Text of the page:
HASS On Unraid: ESPHome - Zigbee - Z-Wave

Today I will be covering installing some must-have Add-ons when working with IoT devices at home, namely:

  • ESPHome - control your ESP8266/ESP32 by simple yet powerful configuration files
  • Zigbee2MQTT - Zigbee to MQTT bridge, get rid of your proprietary Zigbee bridges
  • Z-Wave JS - Z-Wave driver written entirely in JavaScript/TypeScript

Having these add-ons installed will open up a plethora of automation possibilities along, there is a lot to cover here so let’s dive in!


ESPHome is a configuration driven (yaml files) toolchain aimed at ESP8266 / ESP32 devices and allows for quick and easy IoT device deployment and management with its built in UI. My lounge-clock project was coded completely using ESPHome and has been one of the simplest deployments I have done to date.


The easiest way to install ESPHome is through the Home Assistant addon (detailed instructions can be found here).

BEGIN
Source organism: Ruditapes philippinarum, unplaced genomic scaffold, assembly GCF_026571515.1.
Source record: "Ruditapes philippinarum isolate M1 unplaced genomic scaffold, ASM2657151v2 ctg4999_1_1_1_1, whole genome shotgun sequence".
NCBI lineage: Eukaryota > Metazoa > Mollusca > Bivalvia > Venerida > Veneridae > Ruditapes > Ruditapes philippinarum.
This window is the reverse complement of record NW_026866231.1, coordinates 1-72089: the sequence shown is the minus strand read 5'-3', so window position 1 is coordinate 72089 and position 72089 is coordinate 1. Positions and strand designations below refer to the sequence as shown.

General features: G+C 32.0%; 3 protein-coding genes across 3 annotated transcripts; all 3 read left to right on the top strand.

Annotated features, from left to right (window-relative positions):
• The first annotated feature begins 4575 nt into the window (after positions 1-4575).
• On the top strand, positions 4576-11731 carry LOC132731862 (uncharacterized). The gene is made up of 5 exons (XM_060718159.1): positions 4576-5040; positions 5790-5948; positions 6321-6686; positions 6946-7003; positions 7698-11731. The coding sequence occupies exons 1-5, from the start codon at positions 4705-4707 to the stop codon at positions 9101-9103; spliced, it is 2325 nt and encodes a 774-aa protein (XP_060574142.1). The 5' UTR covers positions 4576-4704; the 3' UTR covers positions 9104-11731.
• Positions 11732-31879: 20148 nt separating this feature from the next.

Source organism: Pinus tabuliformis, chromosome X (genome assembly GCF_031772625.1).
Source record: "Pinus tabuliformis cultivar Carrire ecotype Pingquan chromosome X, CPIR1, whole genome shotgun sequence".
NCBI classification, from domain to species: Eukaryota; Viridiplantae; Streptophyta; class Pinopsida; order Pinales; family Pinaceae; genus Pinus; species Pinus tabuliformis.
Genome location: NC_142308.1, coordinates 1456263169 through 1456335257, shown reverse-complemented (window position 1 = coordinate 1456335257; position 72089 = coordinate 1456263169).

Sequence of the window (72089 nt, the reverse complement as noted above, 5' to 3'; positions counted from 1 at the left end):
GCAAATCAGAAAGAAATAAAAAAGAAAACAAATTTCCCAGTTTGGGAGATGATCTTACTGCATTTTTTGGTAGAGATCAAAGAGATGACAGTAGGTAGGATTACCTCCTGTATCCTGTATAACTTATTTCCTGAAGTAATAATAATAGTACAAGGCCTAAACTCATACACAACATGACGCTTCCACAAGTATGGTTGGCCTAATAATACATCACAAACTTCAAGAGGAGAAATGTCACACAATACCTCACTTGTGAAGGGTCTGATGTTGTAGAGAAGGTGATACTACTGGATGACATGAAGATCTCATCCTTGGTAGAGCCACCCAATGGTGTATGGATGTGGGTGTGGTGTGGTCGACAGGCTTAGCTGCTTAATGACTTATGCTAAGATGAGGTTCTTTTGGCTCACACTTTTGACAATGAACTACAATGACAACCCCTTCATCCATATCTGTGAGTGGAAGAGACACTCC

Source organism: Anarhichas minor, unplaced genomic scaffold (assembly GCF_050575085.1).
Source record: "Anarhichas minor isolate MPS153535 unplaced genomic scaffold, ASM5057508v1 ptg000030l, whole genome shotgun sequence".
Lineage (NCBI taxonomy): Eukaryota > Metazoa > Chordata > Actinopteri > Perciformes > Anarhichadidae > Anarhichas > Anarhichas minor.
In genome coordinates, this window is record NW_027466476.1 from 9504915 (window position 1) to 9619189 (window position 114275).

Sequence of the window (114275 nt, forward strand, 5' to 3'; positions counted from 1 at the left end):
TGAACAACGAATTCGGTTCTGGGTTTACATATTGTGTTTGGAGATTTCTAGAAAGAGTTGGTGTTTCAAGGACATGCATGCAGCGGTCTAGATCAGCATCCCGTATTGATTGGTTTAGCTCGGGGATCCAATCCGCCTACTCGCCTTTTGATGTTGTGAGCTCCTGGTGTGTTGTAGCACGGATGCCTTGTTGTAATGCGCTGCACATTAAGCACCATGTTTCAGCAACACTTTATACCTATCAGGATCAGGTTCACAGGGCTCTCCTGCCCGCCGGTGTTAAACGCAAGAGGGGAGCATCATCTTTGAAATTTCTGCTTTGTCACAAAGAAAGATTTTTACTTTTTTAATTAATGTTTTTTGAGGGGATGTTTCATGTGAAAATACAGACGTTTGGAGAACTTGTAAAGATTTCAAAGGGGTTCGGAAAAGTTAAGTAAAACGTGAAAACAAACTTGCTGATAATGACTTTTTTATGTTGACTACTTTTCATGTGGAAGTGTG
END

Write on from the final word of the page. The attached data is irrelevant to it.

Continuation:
In a nutshell, installation is as simple as adding the ESPHome repository ( to Home Assistant and installing the preferred release. I would highly recommend using the stable release.


When it comes to configuration there really isn’t much to talk about.

Generally speaking you should be able to just install the add-on and use it as-is.

NOTE: it may be worthwhile disabling automatic updates with ESPHome as there have been a couple of breaking changes in the last 2 updates.

Using Secrets

I strongly suggest making use of secrets when working with ESPHome (accessed through the top right navigation button):